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Changes in the gut microbiome may be an early indicator of Parkinson’s disease

Our resident nutritionist Magdalena Marvell returns with another information packed article on gut microbiome and how it could be an early indication of Parkinson’s disease.

Parkinson’s disease is a common condition that affects how the body moves. Recent research suggests that negative alteration of the microbial community in the gut (known as gut dysbiosis) may play a role in causing and worsening Parkinson’s disease (PD).

Studies have found changes in the types of bacteria present in the gut of people with PD, and animal studies have shown that gut dysbiosis can contribute to the development and progression of the disease in a number of ways. These include making the gut more permeable, increasing inflammation, causing abnormal protein buildup, increasing stress, and decreasing the production of important chemicals in the brain.

The bacteria in our gut, which is sometimes called the “second brain” or the “forgotten organ”, can affect how our brain works through a communication pathway called the microbiota-gut-brain axis. This communication can happen in both normal and abnormal conditions. With advances in scientific techniques, we now know that the gut bacteria plays an important role in regulating this communication between our gut and brain. In fact, the makeup of our gut bacteria is unique to each individual, like a personal identity card or fingerprint1.

Scientists are now starting to realise that the gut and brain are connected and communicate with each other through a pathway called the microbiota-gut-brain axis. Recent discoveries have shown that problems in the gut might play a role in causing and worsening PD2. This has opened up new possibilities for understanding the causes of PD and developing new treatments. Studies have found that the gut bacteria can affect the communication pathway between the gut and brain through different mechanisms such as hormones, immune system, and nerves. This supports the idea that the disease process in Parkinson’s might start in the gut and spread to the brain3.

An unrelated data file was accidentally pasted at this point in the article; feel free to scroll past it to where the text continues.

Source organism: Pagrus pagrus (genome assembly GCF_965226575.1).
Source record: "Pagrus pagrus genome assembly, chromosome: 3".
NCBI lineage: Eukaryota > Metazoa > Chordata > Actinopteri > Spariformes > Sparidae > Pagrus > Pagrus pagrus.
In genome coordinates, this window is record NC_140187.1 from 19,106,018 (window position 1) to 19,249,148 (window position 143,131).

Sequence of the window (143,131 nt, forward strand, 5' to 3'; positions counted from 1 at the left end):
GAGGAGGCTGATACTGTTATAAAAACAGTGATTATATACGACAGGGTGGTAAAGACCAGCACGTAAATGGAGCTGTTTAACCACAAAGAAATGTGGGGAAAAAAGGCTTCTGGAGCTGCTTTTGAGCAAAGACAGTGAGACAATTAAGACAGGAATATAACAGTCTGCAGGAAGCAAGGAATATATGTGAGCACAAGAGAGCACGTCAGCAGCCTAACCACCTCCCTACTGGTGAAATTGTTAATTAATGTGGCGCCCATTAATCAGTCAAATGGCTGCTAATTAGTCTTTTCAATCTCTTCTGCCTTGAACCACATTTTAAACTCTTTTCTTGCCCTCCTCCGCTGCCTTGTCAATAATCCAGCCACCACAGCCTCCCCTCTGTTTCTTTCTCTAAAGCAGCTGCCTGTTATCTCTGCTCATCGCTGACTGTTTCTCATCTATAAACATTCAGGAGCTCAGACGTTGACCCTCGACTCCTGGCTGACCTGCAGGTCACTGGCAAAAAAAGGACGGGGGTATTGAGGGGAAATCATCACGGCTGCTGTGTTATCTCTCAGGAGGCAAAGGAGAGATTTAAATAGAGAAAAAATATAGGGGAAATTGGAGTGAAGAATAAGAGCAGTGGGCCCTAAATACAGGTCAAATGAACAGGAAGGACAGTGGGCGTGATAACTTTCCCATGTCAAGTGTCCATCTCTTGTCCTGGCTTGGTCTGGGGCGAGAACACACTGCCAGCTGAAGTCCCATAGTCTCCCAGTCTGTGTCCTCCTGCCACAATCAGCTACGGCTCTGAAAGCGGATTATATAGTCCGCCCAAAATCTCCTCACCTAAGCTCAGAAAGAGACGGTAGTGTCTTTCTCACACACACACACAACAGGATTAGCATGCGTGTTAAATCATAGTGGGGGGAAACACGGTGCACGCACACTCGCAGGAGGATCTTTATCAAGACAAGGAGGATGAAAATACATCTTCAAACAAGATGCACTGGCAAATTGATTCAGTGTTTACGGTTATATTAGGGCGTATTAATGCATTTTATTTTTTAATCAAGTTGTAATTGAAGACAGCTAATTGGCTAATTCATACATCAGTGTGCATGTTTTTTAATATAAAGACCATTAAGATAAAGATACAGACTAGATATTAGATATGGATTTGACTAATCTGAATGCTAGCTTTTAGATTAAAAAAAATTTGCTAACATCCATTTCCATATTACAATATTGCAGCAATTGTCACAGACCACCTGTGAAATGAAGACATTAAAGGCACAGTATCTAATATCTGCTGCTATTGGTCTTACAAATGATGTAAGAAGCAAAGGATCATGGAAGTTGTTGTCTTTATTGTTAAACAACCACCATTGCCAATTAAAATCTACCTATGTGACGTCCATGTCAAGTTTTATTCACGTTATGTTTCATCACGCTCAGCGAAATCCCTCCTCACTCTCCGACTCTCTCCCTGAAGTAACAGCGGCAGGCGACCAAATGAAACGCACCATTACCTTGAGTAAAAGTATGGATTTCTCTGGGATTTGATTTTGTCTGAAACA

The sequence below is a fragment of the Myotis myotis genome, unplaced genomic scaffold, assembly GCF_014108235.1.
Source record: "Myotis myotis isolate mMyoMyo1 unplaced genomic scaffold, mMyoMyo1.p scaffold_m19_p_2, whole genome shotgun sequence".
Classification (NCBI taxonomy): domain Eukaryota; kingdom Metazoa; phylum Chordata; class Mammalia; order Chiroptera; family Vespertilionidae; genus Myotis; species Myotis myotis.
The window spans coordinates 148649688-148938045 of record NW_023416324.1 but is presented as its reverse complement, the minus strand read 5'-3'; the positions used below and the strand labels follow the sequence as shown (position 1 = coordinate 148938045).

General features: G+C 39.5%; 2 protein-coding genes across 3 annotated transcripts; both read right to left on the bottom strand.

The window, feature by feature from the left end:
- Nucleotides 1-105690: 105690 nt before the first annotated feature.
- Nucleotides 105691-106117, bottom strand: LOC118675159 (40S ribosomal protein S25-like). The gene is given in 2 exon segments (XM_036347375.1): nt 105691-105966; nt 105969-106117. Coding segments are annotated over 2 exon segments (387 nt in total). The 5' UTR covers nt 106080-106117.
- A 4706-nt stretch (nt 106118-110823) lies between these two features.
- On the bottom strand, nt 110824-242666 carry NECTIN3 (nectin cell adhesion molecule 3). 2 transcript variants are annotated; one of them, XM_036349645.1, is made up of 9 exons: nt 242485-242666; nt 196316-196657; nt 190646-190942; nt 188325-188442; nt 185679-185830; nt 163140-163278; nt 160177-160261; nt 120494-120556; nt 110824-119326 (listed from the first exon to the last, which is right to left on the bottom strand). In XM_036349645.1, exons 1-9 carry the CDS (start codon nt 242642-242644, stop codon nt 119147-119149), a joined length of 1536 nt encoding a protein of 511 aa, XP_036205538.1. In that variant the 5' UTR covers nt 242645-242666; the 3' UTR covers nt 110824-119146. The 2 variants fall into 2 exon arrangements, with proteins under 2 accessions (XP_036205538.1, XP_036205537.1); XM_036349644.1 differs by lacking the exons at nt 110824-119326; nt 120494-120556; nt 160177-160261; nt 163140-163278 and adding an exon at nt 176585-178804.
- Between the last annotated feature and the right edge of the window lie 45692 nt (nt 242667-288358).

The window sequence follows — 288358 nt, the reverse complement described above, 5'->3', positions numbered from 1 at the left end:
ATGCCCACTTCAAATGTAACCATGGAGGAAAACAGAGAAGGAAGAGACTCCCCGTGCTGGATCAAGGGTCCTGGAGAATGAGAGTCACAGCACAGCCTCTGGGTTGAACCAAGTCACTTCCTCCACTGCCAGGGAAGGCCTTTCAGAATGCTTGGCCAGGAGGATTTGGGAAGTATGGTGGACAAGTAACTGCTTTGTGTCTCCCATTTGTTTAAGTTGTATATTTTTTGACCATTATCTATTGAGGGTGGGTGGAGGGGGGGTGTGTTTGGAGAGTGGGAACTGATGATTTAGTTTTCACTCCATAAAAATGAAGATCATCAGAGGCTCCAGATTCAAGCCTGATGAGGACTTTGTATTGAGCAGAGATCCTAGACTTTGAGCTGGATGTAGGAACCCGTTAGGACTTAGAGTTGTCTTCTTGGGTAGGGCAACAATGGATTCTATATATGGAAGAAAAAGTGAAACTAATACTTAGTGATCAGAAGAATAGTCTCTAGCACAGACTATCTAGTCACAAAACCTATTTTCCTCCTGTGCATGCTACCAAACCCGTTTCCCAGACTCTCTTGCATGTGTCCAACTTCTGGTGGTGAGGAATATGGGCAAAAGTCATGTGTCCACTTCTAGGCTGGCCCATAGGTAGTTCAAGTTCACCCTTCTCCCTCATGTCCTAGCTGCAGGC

People with PD commonly experience problems with their digestion, such as constipation, bloating, nausea, difficulty swallowing, excessive drooling, vomiting, and delayed stomach emptying. These digestive issues can start many years before the onset of movement problems, and may be seen in more than 80% of PD cases. Researchers have found that people with constipation have a higher risk of developing PD, and this symptom can appear more than a decade before diagnosis.

The digestive symptoms are linked to changes in a protein called α-synuclein, which is involved in the brain damage that causes PD. The buildup of α-synuclein is found not only in the digestive system of people with PD, but also in people who haven’t yet developed movement problems. This suggests that the disease process may start in the digestive system and spread to the brain through a nerve called the vagus nerve. This idea is supported by recent research and is now widely accepted. Gut bacteria may also play a role in the progression of PD.

Studies have found that there are changes in the gut bacteria of people with PD. Even the appendix, which is part of the digestive system, has shown differences in its bacteria. However, many external factors like age, sex, weight, race, location, diet, medications, and lifestyle can influence the structure and composition of the gut bacteria.

The balance of good and bad
The balance of good and bad bacteria in our gut, known as gut microbiota, plays an important role in our overall health. In PD, there are changes in the gut microbiota that have been shown to impact the development and progression of the disease. One such change is a decrease in bacteria that produce short-chain fatty acids (SCFAs).

SCFAs have been found to play an important role in communication between the gut and brain, and can help protect against damage to neurones in the brain that are affected in PD.

Microbial SCFAs have an important role in the communication pathway between the microbiota, gut, and brain by regulating the gut epithelial barrier and blood-brain barrier integrity, inflammatory processes, and endocrine signalling. A decrease in SCFAs-producing bacteria may lead to harmful effects in PD patients such as gut problems, increased inflammation, and higher risk of abnormal protein deposition in the gut and brain.

Recent studies suggest that SCFAs can protect against PD by promoting the survival of dopamine-producing cells in the brain. This suggests that changes in SCFAs may contribute to the development of PD, and increasing SCFAs levels could help slow the progression of the disease4.